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Injury Prevention Tips to Practice in the New Year 

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Improving one’s fitness is often at the top of any New Year’s resolutions list. Whether you hire a trainer, run three days a week, or sign up for a gym membership, you can’t go wrong. Exercise is vital to building strength and boosting cardiovascular health.

But exercising too much too fast is a recipe for being sidelined with an injury. UVM Associate Professor Karen C. Westervelt, PT, PhD., who teaches in UVM’s Integrative Health and Wellness Coaching Program, offers advice on preventing sports-related injuries. 

Why You Get Injured

Karen C. Westervelt
Dr Karen Westervelt Instructor UVM Integrative Health and Wellness Coaching

Injuries are common among beginners as they often want to see results quickly. “Our bodies are very good at responding to the work we ask of them, but they need time,” Westervelt said in a recent interview with Peloton. “Asking a muscle to do more work than it is ready to do can result in muscle strain.”  

Even experienced athletes get injured, but often for different reasons. 

“Experienced athletes are more likely to experience overuse injuries and injuries related to muscle imbalances. Your body and your mind benefit from adding some variety to your workout,” she says.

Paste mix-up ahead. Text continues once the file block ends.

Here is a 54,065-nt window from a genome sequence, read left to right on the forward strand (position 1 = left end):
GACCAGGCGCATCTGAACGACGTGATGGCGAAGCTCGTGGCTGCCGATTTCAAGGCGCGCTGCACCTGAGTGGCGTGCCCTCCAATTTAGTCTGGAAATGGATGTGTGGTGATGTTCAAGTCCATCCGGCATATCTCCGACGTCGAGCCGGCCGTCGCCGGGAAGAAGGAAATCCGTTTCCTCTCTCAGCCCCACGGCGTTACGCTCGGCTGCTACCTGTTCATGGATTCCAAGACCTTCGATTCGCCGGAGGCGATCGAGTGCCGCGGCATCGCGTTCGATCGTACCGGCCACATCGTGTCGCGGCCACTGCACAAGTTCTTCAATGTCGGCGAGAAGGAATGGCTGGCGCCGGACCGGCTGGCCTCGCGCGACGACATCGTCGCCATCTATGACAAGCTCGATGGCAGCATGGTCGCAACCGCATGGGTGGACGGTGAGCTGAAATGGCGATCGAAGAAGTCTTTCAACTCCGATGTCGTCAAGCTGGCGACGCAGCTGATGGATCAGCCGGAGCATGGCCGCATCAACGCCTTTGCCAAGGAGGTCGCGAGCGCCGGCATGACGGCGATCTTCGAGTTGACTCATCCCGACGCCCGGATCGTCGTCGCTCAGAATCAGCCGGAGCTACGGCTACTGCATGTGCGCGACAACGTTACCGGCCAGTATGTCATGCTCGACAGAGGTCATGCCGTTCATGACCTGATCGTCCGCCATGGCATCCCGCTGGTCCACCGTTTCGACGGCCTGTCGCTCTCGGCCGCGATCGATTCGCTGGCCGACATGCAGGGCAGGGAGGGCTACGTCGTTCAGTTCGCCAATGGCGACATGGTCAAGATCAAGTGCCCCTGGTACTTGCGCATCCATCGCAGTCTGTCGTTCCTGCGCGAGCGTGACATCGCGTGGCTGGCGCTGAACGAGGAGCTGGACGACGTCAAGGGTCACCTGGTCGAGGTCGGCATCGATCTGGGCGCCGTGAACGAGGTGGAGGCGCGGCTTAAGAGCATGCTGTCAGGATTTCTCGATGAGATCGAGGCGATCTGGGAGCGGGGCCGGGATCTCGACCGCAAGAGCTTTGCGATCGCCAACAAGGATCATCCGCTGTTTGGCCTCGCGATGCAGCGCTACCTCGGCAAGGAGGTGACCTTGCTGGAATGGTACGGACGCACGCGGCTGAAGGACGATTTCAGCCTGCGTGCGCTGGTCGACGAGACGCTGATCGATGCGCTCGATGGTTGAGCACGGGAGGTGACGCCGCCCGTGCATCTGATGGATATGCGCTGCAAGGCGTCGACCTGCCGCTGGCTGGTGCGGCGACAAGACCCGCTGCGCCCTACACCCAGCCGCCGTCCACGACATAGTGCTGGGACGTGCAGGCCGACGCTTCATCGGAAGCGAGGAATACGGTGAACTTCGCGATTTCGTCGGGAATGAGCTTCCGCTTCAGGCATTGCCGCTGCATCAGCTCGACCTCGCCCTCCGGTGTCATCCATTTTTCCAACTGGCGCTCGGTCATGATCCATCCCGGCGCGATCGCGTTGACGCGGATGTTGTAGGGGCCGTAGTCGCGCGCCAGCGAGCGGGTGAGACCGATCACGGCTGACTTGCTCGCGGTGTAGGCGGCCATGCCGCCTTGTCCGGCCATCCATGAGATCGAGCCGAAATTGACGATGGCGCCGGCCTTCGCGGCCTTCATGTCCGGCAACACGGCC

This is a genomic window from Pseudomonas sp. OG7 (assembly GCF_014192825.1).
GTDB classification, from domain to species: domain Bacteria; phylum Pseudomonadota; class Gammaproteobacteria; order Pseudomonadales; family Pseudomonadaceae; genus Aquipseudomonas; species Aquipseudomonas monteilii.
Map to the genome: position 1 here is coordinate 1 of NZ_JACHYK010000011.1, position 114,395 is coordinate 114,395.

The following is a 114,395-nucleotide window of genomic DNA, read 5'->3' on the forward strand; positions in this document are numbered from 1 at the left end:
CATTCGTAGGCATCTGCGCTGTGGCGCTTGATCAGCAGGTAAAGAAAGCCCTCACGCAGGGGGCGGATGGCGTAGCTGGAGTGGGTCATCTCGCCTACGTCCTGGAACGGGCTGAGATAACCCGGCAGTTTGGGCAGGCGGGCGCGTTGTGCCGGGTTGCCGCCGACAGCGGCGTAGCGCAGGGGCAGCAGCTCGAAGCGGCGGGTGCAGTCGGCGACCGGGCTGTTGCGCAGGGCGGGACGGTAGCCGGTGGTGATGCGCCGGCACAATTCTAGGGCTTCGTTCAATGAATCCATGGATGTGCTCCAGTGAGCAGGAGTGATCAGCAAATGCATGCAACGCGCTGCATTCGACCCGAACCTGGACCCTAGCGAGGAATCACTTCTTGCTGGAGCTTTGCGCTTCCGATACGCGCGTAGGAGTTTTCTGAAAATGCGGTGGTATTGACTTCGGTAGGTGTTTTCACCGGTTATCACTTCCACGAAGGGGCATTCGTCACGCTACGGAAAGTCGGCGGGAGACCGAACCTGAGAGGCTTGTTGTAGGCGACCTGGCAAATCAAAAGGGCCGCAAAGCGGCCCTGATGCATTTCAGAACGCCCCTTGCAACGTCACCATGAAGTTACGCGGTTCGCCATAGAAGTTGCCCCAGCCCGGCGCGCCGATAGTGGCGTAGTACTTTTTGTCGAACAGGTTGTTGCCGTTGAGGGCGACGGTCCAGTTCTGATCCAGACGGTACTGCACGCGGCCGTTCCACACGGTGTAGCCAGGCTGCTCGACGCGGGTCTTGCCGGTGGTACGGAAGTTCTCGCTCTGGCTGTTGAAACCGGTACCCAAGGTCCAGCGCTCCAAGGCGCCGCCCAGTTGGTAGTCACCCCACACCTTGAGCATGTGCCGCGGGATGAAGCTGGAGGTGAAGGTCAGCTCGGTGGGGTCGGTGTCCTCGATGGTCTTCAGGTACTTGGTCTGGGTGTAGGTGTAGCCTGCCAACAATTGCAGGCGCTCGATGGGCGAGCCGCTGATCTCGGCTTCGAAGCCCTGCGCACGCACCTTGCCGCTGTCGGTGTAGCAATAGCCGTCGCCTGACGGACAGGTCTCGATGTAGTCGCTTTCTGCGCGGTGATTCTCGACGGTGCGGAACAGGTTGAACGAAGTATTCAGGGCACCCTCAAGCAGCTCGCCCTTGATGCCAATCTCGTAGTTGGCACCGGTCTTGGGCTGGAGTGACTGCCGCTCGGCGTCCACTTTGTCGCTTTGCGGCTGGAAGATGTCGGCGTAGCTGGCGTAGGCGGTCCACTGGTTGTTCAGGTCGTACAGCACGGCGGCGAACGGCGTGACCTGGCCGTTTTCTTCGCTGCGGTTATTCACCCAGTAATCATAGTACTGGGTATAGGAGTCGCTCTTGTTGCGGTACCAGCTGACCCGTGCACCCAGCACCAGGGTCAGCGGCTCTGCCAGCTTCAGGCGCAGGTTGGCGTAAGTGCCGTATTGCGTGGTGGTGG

Training errors can be the culprit for injuries in beginners and experienced athletes. Mistakes include poor technique, doing too much too fast, not taking adequate time for recovery, and always doing the same workout and not cross-training, Westervelt adds.

“Doing the same workout repeatedly can result in some muscles getting very strong and others not being used as much,” she says. “This can create an imbalance in strength across the joint, which can contribute to injury and pain.”

How to Stay Injury-Free

The good news is that there are techniques to keep injuries at bay.

“There is no way to completely prevent injury, but there are some things you can do to help stay injury-free,” Westervelt says. “First, do a dynamic warm-up before your workout. Second, have a great workout. Third, do static stretches after your cool-down.”

She adds that essential muscles to stretch after your cool-down are quads, hamstrings and erector spinea, a set of muscles that straighten and rotate the back.

Listening to your body, staying hydrated, cross-training, and making time to warm up and cool-down are key to a successful fitness routine. 

“Know your limits,” Westervelt says. “Mix it up!”

Learn more about the UVM Integrative Health and Wellness Coaching Program.